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Guest: Garry Wills

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[The full audio for this program is available here and here, rather than at the link below. This is a technical problem with one of our hosting cites which we hope to remedy soon.]
America has been strongest when faith and reason can come together, says Garry Wills. He’s a distinguished American historian, commentator, classicist, dissenting Roman Catholic and winner of the Pulitzer Prize. His bestsellers range as widely as his scholarship from What Jesus Meant to Why I Am a Catholic to Lincoln at Gettysburg.
“The best people in America have been people who knew about the laws of nature and the nature of God, and also knew that a religion of the heart is something that goes beyond reason. Lincoln was that way in the second inaugural. Caesar Chavez was that way. The Quakers who were abolitionist in the eighteenth century. Dorothy Day. The Berrigan Brothers. A.J. Muste. A lot of great prophets were very open towards science, towards progress, toward Enlightenment.
“We're the first country founded without an official god, or an official call to that god. It’s the only thing original about our Constitution. Fortunately, (the Deists) were in control when the country was founded. In American history especially, we've had enlightened religion.
“But we’ve had three outbreaks of evangelical opposition to science and reason and Enlightenment.  The one at the beginning of the 19th century was not bad. It came about because government had given free play to religion. It introduced egalitarian elements into our culture, depended not at all on government and lasted 30 years.
“The second was the beginning of the 20th century.  The fundamentalists depended on government much more. They said, ‘Let's get the government to impose morality. Let's say you can't drink alcohol, you can't teach the evolutional theories, you can't deliver the mail on Sunday.’ It lasted about 20 years.”
The third outbreak -- at the beginning of the 21st century, lasting 10 years – was deeply intertwined with government, in defiance of Constitutional prohibitions.
“The mechanics of this last surge of religiosity -- home schooling, Christian colleges -- have been interesting. The Bush Administration plugged into this. They were very shrewd. They appointed people out of these Christian colleges to the regulatory agencies, to congressional staffs. Even the civilian people who were sent over to Iraq to set up banks -- the test was ‘Are you a Republican religious person? Opposed to abortion?’ Put the right people in Health and Human Services, they get abstinence-only, no condoms in AIDS help; put their people in the National Park Service and now at the Grand Canyon, you read it was formed by Noah's Flood.”
And the long-term affects of Bush’s appointments to the federal judiciary? Dr. Wills worries less about “Rowe v. Wade” being reversed -- two-thirds of the American oppose that -- than wiley politicians solidifying anti-democratic trends.
“Vice-President Cheney wasn't interested in abortion (when he vetted the last two nominees for the Supreme Court.) He was interested in executive privilege. He wanted to nail down all the usurpations they've put in. Total unaccountability, total secrecy. (These two nominees, now Supreme Court Judges) were willing to do that and Cheney supported them. Our only hope is getting a Democratic President who doesn't want to exert those rights. That's the whole issue of the next election.”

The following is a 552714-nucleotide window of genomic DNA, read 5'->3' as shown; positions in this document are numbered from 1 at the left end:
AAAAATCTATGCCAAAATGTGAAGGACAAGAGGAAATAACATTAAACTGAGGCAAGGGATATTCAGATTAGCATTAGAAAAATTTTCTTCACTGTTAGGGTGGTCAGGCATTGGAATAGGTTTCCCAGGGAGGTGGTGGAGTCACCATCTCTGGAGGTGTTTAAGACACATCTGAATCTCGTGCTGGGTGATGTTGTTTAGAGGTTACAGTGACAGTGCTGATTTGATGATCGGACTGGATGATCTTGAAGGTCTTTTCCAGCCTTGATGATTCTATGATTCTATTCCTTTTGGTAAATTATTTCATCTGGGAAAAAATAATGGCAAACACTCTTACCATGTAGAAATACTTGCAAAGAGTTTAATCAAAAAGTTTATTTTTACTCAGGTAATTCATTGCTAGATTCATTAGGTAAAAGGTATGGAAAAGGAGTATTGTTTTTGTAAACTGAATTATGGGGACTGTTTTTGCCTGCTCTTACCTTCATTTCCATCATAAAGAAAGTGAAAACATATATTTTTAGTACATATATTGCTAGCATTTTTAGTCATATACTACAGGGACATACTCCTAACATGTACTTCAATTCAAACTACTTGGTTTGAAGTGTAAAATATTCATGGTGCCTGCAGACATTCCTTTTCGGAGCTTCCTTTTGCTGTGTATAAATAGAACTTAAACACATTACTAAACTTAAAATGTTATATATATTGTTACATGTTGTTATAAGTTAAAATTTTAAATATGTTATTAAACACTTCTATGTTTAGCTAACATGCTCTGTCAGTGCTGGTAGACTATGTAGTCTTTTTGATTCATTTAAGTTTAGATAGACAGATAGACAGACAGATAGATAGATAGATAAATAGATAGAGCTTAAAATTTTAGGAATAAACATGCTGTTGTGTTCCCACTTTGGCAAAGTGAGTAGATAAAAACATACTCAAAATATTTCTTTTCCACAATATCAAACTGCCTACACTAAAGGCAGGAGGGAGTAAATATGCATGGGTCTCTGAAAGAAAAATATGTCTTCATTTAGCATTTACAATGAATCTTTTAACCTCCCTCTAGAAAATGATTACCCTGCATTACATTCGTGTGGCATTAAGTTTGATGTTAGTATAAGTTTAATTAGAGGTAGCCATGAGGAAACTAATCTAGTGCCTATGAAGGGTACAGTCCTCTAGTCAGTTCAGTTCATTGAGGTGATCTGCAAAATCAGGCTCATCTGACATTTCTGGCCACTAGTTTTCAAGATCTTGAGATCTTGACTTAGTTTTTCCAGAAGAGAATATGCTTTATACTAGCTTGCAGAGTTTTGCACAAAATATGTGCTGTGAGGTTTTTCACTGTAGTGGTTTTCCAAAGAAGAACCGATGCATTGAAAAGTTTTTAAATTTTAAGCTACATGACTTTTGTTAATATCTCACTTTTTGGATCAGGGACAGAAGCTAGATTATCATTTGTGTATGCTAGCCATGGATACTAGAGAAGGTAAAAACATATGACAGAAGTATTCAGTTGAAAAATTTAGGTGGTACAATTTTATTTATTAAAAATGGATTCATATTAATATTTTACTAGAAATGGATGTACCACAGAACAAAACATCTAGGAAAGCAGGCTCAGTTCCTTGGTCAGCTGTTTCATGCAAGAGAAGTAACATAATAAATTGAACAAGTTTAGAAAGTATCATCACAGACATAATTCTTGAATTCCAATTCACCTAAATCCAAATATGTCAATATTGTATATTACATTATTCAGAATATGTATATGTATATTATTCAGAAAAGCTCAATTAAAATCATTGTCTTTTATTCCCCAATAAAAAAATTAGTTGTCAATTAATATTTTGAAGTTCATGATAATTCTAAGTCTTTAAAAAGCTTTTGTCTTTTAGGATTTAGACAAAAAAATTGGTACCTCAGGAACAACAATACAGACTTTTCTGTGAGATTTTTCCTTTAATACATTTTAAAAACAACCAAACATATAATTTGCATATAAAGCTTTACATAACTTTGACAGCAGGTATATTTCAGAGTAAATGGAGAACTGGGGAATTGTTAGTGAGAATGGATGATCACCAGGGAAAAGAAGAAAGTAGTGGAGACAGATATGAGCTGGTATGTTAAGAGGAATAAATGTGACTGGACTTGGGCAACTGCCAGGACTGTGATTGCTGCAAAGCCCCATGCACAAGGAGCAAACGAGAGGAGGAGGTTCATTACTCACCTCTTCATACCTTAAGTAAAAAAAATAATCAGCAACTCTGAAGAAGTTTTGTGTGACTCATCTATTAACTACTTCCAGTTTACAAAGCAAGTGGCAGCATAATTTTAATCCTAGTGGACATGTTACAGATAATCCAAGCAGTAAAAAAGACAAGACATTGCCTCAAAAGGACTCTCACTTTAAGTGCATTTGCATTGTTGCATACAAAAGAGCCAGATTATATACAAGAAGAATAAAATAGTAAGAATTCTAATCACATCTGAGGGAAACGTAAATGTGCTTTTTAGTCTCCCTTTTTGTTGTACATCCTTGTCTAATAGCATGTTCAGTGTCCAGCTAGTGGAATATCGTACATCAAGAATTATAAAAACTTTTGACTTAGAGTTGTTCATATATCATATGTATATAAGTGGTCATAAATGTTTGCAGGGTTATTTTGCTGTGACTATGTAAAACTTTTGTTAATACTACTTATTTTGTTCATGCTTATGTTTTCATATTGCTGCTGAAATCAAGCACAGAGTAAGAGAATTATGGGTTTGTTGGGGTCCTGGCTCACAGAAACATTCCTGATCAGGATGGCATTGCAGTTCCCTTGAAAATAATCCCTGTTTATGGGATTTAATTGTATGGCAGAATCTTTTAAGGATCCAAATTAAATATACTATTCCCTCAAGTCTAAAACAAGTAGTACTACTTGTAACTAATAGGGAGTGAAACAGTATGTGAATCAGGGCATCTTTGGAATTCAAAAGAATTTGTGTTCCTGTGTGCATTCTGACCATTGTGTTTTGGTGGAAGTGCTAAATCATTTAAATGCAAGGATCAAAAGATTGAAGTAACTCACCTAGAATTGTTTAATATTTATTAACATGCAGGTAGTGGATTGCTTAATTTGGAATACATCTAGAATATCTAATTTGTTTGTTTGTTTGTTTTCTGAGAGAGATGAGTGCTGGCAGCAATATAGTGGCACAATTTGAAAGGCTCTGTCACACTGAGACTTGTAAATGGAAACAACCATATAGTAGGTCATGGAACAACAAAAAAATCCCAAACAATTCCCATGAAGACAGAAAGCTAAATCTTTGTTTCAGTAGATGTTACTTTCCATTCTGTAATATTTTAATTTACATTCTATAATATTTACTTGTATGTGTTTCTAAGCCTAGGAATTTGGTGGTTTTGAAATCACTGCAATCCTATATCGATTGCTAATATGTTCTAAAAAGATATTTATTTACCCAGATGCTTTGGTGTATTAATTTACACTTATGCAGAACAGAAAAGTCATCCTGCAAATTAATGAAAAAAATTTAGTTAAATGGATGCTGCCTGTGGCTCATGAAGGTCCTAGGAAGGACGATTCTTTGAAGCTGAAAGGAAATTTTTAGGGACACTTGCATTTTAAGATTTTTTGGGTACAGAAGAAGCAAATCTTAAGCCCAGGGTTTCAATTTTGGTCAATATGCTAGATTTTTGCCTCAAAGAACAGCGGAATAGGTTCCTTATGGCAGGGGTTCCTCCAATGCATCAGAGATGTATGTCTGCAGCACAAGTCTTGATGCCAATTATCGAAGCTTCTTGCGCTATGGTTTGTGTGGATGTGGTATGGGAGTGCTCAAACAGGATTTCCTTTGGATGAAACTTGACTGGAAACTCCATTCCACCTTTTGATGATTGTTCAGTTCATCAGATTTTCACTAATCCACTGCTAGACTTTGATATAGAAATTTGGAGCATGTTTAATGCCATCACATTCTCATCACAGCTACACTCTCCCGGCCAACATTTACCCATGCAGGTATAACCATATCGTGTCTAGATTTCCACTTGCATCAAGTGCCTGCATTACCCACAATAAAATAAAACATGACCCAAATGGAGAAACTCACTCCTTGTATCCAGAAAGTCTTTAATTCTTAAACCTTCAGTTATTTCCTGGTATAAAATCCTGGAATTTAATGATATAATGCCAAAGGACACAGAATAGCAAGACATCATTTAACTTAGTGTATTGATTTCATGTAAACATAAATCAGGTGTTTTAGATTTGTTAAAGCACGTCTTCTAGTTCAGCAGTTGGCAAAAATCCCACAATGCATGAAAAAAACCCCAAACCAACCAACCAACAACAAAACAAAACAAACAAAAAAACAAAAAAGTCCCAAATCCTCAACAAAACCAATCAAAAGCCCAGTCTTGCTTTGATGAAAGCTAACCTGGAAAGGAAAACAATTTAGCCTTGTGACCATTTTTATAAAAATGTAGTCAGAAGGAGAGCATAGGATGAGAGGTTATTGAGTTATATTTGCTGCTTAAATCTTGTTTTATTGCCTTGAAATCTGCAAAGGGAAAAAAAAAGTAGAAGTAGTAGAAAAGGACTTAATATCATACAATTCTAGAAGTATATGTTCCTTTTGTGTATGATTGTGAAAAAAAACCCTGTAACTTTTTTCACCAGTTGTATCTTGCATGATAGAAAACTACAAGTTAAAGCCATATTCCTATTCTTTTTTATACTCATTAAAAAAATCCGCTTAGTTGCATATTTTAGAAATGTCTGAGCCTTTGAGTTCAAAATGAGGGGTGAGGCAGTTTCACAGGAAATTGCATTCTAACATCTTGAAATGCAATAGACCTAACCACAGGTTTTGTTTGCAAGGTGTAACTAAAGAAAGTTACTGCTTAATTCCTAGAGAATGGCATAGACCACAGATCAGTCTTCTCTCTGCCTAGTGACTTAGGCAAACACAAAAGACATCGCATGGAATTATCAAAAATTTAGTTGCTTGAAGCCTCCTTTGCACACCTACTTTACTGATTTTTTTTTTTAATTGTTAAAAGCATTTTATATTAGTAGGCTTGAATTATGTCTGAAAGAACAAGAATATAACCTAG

Dr. Wills applies his wide-ranging expertise when writing about Jesus, Paul, The Gospels, and the early church much as he does to the present day.
“What's important about Jesus is that he was the culmination of the Jewish history. We forget that there was no New Testament at the time when the New Testament was written. They didn't feel they needed it. They felt that they had all the writings they wanted or needed -- the sacred writings of the Jews. So Paul, our first writer, in the 40's and 50's, argued entirely from the Jewish scripture. He would have been horrified at the thought that the letters he wrote to five communities that were having trouble would be put off and put into a new testament, a new Bible to be pitted against or contrasted with the one that he believed in.
“Paul said that the test of the followers of Jesus is that he had to pass on what was passed on to him, that Jesus died for our sins in accord with the sacred writing and rose on the third day in accordance with the sacred writings. Those are the texts.”
Dr. Wills and St. Augustine both oppose the trap of reading any of these texts literally.
“This is a symbolic language. They are saying, ‘If Jesus is the Messiah, how does he connect in the symbols that tell us about the divinity and the humanity of the Messiah?’ Read that way they're much more interesting. They take us into the communities that had lived with these traditions and were undergoing tremendous pressures -- persecutions, interdivisions, etcetera -- and they're saying, ‘What does Jesus, who's alive in us because we're his members, say to us now, in this situation?’ They want to reconnect with their origins.”


Dr. Wills’ wide-ranging embrace of honest scholarship and critical thinking are a bracing reminder of the very best of academic pursuits, whether or not one agrees with his conclusions.
Special thanks for an expanded view of ways in which Abraham Lincoln was exemplary, both in the context of America’s history and as a man for all ages.

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This Program was recorded on Monday, February 25, 2008 in Atlanta, Georgia, US

Tags: church and state enlightenment fundamentalism Garry Wills monarch popular sovereignty theocracy What Jesus Meant